Life Lessons with the 2012 Milwaukee Brewers, Part 1: Ryan Braun

Ryan Braun is in the news for all kinds of naughty things he did and put into himself in order to be a better, more productive, healthier baseball player. Ultimately, I’m glad that he’s being punished and I hope he learns a lesson from all of this.

That lesson, the one I hope he learns, is not one of the ones that the 2012 Milwaukee Brewers tried to instill in me and my son when we attended a game at Miller Park last year and provided us with self-improvement themed baseball cards, which I had totally forgotten about until my hetero-sexual life mate, Bill Parker, brought his kids to my house last weekend and found them. Perhaps Bill should have learned a valuable lesson about not snooping, but considering I’m getting an entire not-entirely-unamusing NotGraphs post out of it, I have decided to leave that lesson untaught. Instead, in retaliation, I plan to show Monday’s video to his children when they’re teenagers (note: someone remind me to do this in about 10 years).

Anyway, in the meantime, here is the first installment of Life Lessons with the 2012 Brewers, starring Ryan Braun:


“To those you meet, be sweet: Having good manners is important. Learn them now and use them forever.”

Sure, you know how to say please and say thank you. You know to shake hands when you meet someone new, to look them square in the eye, and to smile and let them know that you’re relatively harmless. You weren’t raised in a barn, after all, and you know you catch more flies with honey than with vinegar.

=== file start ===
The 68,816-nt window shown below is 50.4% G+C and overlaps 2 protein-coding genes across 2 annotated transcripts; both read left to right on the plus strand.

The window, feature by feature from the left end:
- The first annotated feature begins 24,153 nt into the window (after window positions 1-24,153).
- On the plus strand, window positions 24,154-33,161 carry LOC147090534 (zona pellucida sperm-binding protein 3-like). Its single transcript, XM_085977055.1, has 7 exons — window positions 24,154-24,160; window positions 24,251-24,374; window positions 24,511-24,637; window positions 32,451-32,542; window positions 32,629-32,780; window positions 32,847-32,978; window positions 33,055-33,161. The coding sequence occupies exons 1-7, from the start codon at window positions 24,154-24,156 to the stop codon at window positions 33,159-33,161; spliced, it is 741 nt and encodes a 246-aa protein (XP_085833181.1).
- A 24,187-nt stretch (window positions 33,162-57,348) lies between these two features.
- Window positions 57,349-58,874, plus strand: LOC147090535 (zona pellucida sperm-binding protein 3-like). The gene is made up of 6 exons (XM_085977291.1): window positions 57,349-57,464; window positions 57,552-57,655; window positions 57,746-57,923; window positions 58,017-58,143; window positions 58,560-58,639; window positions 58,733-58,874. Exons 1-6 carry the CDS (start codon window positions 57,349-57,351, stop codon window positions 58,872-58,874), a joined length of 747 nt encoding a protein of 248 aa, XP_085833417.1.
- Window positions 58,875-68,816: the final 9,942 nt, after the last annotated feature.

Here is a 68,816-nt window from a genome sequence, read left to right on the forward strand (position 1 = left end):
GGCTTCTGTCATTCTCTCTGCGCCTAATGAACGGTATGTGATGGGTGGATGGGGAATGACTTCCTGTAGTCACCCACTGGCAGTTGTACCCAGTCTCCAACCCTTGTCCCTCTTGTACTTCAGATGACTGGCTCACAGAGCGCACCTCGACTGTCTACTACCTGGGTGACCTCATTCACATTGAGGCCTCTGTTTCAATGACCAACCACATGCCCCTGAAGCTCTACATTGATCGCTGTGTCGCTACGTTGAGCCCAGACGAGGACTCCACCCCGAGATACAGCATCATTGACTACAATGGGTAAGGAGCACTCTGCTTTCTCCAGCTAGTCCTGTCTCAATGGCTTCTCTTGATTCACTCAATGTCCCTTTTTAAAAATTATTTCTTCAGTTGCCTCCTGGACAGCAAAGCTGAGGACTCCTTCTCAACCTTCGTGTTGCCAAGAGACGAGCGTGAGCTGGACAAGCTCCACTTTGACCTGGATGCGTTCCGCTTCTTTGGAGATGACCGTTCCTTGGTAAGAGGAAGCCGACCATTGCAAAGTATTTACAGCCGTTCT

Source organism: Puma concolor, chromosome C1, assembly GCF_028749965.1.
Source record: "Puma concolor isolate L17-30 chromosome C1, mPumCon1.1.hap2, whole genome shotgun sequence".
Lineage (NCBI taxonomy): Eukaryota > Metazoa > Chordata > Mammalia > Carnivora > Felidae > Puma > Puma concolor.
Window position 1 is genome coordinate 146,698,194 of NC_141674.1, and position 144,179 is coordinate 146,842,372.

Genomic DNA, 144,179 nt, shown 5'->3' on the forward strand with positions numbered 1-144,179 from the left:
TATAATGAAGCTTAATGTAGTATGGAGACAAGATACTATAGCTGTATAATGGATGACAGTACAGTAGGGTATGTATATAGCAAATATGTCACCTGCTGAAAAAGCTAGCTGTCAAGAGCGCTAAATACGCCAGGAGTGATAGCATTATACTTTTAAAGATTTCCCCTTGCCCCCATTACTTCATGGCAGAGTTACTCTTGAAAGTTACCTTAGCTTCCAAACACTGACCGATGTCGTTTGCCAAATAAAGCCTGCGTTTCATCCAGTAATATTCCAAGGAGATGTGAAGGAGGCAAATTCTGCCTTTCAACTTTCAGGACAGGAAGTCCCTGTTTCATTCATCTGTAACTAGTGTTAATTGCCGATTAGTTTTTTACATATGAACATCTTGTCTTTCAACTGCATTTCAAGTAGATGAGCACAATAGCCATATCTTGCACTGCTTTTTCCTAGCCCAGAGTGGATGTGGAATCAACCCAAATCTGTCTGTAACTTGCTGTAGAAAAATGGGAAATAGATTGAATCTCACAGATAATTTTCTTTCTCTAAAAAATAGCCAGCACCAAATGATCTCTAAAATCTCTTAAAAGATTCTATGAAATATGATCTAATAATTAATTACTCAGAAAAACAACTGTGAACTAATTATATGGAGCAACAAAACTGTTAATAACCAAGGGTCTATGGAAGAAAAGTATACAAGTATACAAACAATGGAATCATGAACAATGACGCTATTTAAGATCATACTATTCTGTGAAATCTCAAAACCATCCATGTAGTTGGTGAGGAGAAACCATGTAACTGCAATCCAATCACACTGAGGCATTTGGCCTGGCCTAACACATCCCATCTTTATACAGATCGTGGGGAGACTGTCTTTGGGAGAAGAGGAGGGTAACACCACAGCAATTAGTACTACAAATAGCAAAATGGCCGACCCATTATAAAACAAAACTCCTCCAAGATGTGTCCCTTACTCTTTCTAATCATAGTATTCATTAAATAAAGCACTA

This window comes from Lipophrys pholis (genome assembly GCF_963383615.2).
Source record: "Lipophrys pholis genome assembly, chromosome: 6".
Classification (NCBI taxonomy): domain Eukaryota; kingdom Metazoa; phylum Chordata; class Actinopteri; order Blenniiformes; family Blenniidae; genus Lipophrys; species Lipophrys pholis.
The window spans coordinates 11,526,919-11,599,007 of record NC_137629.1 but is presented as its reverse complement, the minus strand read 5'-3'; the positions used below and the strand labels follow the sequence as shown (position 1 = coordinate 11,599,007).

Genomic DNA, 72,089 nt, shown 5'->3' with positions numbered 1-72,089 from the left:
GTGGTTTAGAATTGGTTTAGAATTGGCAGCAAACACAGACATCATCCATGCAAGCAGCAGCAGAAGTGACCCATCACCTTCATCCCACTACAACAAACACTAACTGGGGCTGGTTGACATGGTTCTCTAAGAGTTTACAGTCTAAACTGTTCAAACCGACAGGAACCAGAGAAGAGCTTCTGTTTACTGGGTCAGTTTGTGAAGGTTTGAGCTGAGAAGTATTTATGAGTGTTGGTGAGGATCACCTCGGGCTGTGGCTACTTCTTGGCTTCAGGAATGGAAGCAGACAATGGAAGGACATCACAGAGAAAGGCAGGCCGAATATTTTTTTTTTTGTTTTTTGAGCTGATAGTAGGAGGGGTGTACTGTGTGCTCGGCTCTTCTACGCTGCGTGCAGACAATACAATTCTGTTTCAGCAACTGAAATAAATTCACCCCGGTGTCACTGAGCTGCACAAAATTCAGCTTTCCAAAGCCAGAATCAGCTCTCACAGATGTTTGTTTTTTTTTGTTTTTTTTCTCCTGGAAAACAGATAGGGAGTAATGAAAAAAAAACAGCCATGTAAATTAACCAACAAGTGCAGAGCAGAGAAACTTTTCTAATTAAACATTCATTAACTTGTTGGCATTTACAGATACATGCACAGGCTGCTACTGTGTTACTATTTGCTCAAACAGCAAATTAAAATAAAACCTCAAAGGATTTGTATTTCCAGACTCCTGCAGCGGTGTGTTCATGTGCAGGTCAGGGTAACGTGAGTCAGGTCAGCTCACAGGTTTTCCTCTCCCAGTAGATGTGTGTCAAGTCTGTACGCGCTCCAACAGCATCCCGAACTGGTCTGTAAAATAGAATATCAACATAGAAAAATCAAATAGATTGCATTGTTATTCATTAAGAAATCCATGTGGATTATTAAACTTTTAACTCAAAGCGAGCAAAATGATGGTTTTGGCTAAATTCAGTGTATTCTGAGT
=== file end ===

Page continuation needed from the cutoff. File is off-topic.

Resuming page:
But it’s not always easy to know what’s polite in every situation. For instance, if you ever find yourself in trouble, or might have done something morally questionable, you might be tempted to say nothing and hope you get away with it. That would be a bad idea, because it will only make it harder to make things right later. Make sure you say you’re sorry right away. Try not to be mean and implicate others as being anti-Semitic or out to get you. That would be rude. Also, don’t lie to your friends and get them to stick up for you, because that makes them feel bad later when everybody calls them out on Twitter.

Now, one caveat: I realize that good manners dictate that, when you are given something, you’ve got to take it and use it. You have to wear that sweater grandma gave you for Christmas at least once, and you have to eat baklava at your new girlfriend’s house, even though you’re not sure what it is, because her mom made it and you’re trying to make a good impression so that you and Rebecca can stay out an extra half hour and you can maybe get to second base in the back of your car with her after the movie ends and before you have to drop her off at home. But if you’re reasonably sure that what you’re being given is a performance enhancing drug, currently banned by the Joint Drug Agreement, it’s probably ok if you politely decline it, maybe using the excuse that you shouldn’t have filled up on bread, but that you’ll take one to go. Then you can toss your bakla…your lozenges or your syringes or your creams out the window once you’re out of sight of her waving, crazy parents, and maybe continuing this relationship isn’t such a good idea after all given all the dinner talk about honor, respect, family, and shotguns. Maybe it’s not too late to ask a cortisone shot to Homecoming.

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Mike Bates co-founded The Platoon Advantage, and has written for many other baseball websites, including NotGraphs (rest in peace) and The Score. Currently, he writes for MLB Daily Dish on SB Nation. His favorite word is paradigm. Follow him on Twitter @MikeBatesSBN.

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Per request, I have added a reminder to my August 2023 Outlook calendar to remind you to show that video to the children of Bill Parker.

Is there a card in this set that tells you (i.e. the fan) how to politely respond to Ryan Braun when he arrives for his first post-suspension at-bat?